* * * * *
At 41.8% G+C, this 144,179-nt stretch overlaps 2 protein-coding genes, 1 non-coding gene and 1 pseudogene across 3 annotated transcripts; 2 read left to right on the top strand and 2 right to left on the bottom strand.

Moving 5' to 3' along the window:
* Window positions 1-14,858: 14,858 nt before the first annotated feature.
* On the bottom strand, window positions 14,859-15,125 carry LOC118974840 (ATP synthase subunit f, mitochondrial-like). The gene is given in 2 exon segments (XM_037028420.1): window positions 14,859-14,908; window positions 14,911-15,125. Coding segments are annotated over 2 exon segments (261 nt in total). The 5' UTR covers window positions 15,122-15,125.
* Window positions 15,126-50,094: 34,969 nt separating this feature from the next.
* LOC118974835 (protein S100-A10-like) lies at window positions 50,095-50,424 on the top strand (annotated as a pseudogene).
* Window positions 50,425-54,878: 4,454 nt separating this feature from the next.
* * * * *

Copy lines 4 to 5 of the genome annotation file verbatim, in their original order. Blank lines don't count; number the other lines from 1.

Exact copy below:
* On the bottom strand, window positions 14,859-15,125 carry LOC118974840 (ATP synthase subunit f, mitochondrial-like). The gene is given in 2 exon segments (XM_037028420.1): window positions 14,859-14,908; window positions 14,911-15,125. Coding segments are annotated over 2 exon segments (261 nt in total). The 5' UTR covers window positions 15,122-15,125.
* Window positions 15,126-50,094: 34,969 nt separating this feature from the next.